Hire the author: Dennis M


An app screenshot builder is developed with Fabric.js is a great way to provide users with an easy and efficient platform to create screenshots in no time. Fabric.js is a powerful and versatile JavaScript library for creating and manipulating images and objects on the web. It has a wide range of features that we can use to build a comprehensive screenshot builder.

Using Fabric.js, developers can easily create a canvas for users to drag and drop images, text, and shapes onto, allowing them to quickly and easily create screenshots. As well, Fabric.js offers powerful image transformation capabilities, allowing users to rotate, resize, and crop screenshots with ease.

To build a complete screenshot builder, we’ll use various features of Fabric.js in this article. First, I’ll explain how to create a canvas with Fabric.js, and then show how to add text, shapes, and images to the canvas. This article will show you how to use JavaScript and Fabric.js to create an app screenshot builder that allows you to customize an app screenshot. Finally, users can download their creations using different devices, backgrounds, QR codes, and captions.

Photo Preview

app screenshot fabric.js


This tutorial focuses on a few languages, thus you should be familiar with:

  • Basics of CSS and HTML
  • Basics of JavaScript
  • Excitement to learn

It is advantageous but not necessary to have some familiarity with the Canvas API and the <canvas> element.


Fabric.js is a JavaScript library that makes it easy to create interactive, object-oriented graphics for web applications. It is capable of producing everything from simple web graphics to fully interactive 3D graphics. It provides a powerful, yet simple-to-learn, API for creating and manipulating graphical elements on the web. With Fabric.js, developers can quickly create interactive, highly-customizable graphics and animations that are both visually appealing and highly functional.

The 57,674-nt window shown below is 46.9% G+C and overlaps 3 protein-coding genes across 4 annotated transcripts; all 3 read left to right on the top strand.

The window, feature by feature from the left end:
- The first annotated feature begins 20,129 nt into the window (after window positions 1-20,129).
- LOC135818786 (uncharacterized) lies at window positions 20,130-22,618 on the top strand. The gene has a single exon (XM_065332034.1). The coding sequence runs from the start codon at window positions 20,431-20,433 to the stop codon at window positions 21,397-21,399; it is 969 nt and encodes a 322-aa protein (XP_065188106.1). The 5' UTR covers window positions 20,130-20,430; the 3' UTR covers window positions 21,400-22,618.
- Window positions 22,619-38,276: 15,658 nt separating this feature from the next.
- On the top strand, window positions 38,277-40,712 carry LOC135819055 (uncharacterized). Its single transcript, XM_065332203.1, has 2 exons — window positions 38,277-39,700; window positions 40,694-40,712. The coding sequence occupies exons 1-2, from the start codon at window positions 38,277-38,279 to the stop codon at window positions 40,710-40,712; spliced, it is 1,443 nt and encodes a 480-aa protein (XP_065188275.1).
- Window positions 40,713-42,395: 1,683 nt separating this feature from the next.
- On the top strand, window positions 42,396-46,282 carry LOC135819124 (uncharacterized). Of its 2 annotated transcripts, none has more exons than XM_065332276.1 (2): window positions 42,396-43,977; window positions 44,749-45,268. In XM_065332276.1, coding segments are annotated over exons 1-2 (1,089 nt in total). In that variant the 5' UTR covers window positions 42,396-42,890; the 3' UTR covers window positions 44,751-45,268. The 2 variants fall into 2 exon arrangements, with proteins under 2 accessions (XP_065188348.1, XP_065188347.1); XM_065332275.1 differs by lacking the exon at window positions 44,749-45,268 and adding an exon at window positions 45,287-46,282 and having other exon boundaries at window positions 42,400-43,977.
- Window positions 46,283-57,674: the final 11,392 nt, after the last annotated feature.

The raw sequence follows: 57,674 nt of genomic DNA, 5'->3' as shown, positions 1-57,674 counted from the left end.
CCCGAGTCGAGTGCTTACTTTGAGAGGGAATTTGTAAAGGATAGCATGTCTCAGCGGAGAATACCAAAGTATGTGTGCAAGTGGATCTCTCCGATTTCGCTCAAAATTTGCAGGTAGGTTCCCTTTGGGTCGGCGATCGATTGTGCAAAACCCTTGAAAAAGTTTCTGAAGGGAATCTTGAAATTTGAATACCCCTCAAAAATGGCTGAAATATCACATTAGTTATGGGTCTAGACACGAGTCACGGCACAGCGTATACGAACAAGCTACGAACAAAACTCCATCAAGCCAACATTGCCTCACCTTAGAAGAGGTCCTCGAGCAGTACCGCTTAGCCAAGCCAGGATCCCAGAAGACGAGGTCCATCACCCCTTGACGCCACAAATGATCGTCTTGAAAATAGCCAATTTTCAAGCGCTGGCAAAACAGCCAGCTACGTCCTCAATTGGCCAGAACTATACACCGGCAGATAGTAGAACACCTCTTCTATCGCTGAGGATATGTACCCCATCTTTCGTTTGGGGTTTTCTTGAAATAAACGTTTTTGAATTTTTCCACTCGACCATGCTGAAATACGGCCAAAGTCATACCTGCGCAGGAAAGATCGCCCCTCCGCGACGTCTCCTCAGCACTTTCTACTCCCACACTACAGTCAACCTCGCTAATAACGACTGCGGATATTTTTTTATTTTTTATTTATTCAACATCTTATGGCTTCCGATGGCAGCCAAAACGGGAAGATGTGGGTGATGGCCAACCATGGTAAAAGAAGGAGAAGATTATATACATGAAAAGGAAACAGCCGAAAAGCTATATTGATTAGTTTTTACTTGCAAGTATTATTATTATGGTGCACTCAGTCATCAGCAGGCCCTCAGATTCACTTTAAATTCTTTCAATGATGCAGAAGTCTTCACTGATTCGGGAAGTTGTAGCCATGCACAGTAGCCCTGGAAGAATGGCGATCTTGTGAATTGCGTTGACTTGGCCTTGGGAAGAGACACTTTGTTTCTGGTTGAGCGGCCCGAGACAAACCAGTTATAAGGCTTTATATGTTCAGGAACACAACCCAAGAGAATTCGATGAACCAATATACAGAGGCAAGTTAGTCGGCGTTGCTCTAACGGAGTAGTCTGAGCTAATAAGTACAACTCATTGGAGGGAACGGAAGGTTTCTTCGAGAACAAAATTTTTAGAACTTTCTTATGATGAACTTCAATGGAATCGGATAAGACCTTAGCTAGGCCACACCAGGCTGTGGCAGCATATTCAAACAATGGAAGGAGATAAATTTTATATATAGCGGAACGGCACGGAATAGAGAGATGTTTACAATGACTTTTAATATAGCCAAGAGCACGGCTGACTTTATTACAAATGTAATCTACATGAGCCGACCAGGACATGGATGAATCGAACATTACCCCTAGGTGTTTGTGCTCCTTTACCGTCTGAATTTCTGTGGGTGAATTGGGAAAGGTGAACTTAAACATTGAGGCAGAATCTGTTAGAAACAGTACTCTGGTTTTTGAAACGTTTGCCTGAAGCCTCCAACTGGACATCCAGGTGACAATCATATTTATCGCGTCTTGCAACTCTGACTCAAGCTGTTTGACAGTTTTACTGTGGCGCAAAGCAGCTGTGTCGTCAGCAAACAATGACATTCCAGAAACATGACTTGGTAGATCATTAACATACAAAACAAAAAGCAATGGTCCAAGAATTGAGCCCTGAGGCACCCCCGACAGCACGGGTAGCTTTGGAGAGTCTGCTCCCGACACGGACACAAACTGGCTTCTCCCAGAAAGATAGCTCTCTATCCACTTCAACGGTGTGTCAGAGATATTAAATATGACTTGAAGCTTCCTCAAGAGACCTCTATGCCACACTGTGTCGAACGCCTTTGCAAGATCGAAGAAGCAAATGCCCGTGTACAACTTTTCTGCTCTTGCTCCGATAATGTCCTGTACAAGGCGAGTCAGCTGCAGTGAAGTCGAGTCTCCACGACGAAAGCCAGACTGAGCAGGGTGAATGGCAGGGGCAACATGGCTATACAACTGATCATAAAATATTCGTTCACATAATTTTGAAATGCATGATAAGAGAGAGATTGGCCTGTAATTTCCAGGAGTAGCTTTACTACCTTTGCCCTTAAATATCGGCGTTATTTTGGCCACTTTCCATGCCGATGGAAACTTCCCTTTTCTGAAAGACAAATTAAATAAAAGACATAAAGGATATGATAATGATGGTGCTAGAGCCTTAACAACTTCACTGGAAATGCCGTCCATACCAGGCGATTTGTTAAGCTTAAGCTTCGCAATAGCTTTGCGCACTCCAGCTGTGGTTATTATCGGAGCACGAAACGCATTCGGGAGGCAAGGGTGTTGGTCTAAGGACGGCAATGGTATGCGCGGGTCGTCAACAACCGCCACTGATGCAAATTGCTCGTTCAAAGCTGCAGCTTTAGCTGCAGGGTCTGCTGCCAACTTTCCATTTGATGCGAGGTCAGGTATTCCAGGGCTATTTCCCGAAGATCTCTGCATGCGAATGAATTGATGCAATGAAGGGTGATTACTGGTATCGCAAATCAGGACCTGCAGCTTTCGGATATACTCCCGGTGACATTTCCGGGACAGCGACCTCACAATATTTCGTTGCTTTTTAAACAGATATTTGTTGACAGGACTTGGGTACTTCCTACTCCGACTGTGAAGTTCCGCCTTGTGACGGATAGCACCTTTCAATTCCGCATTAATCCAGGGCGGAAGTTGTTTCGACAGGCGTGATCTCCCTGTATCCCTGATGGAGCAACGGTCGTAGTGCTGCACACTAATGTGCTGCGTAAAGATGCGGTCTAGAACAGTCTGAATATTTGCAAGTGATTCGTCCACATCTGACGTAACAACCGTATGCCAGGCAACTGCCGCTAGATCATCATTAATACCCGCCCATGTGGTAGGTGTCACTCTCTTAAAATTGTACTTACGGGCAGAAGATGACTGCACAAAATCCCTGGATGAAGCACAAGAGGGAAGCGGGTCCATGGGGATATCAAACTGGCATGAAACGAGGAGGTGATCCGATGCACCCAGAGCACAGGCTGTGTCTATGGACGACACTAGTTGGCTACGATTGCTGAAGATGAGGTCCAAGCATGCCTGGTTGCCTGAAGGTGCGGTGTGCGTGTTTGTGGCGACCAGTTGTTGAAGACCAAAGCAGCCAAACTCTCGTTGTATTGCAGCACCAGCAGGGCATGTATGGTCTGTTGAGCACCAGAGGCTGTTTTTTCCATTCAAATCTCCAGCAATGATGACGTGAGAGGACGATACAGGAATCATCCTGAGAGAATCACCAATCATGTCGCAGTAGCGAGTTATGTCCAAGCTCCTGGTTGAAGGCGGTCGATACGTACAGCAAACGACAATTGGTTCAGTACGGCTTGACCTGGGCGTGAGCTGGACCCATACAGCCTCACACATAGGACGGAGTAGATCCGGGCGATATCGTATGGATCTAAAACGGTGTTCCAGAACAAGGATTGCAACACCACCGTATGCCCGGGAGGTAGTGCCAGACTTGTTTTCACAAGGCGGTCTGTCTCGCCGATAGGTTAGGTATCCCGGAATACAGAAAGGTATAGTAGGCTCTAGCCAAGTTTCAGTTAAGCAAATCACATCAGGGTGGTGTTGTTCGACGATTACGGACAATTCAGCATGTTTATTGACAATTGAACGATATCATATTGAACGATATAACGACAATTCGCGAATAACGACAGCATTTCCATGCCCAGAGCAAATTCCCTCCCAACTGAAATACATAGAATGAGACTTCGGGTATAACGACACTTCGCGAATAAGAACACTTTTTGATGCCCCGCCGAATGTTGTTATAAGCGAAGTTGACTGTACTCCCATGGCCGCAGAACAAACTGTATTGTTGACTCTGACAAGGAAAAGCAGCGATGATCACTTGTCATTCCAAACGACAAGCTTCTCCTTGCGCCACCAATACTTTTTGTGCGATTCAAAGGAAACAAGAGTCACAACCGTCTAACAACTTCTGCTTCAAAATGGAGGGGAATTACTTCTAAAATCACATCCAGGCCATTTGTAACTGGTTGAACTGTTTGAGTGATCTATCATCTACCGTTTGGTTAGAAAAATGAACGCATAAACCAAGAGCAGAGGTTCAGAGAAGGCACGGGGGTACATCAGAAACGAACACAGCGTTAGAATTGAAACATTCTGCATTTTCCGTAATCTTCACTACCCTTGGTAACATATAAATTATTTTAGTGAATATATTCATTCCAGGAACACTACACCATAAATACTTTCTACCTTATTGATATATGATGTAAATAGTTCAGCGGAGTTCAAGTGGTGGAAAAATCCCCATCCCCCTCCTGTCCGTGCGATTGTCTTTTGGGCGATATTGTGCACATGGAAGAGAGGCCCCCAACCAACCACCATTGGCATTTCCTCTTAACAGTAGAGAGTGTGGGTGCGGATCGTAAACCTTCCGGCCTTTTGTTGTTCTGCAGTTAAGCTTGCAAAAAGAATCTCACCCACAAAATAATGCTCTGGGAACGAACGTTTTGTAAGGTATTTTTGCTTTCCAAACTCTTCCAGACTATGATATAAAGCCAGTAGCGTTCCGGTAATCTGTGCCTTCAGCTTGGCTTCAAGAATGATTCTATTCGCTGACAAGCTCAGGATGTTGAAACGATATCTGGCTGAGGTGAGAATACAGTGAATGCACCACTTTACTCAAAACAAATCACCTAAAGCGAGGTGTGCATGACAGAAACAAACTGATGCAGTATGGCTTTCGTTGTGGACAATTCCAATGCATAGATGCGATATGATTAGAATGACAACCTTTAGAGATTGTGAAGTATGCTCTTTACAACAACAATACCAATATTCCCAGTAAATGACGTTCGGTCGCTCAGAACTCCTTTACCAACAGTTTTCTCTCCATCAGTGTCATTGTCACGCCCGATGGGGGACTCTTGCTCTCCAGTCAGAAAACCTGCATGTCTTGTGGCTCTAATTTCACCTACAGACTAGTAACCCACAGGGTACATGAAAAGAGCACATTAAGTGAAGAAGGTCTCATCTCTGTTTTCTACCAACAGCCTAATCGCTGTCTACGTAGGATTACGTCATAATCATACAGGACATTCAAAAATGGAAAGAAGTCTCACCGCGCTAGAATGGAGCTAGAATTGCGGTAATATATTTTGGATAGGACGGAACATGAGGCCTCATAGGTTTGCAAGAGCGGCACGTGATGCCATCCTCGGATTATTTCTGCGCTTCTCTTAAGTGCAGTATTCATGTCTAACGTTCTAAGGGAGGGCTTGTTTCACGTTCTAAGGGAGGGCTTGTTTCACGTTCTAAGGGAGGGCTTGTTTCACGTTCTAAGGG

JavaScript is a high-level, often ECMAScript-compliant, just-in-time compiled language. As such, it supports dynamic typing, prototype-based object-oriented programming, and first-class functions. Finally, JavaScript supports event-driven, functional, and imperative programming styles, and is multi-paradigm. Also, it supports text, dates, regular expressions, standard data structures, and the Document Object Model (DOM) through an application programming interface (API).

Why Fabric.js?

Fabric.js has several features that make it a great choice for building an app screenshot builder. Lightweight and won’t bog down the user’s computer or take up too much memory. Also, it offers a wide range of features that make it easy to create complex graphics and animations. It provides an intuitive interface that is easy to learn and allows easy manipulation of objects in the scene.

Additionally, it supports a variety of formats, including SVG, PNG, and JPG, so developers can create graphics in any format they need. Fabric.js also makes it easy to create responsive designs. It works on both desktop and mobile, allowing developers to quickly create designs that look great on any device.

Step-by-step Procedure

Step 1: Cloning the launcher code

To keep this tutorial’s focus on JavaScript and Fabric.js, I’ve created a starter-code branch in the tutorial’s GitHub repository that contains the project’s HTML and CSS and the app screenshot data. Check out the main branch for the full product.

Type the following commands to clone the repository, checkout the starter-code branch, and enter the repository:

$ git clone https://github.com/Dmuasya/app-screenshot-builder.git
$ cd app-screenshot-builder
view raw .code hosted with ❤ by GitHub

Open your text editor and navigate to the Fabric.js app screenshot directory. The following directories and files should be visible:

Step 2: Using the Live Server in VS code

While working through this tutorial, I recommend using VS Code as the text editor with the Live Server extension. Simply open index.html and press alt+L, alt+O on Windows or cmd+L, cmd+O on Mac OS to start the local development server, and the server will reload whenever the project changes. Also, an easier method is clicking on the Go Live button at the bottom right of the screen

Step 3: Investigating the starter code


This is our project’s HTML file. Screenshots are created in a <div> with the drawingArea ID, and any changes made to the drawing area are rendered by our JavaScript and Fabric.js. To download our screenshot, we’ll add an event listener to the <canvas> element, and then we’ll render our screenshot on the <canvas> element.


The styles for this project are fairly straightforward, but I’d like to highlight the apps-screenshot CSS class. Whenever we make changes, we’ll apply this class to the button to show which screenshot is currently selected.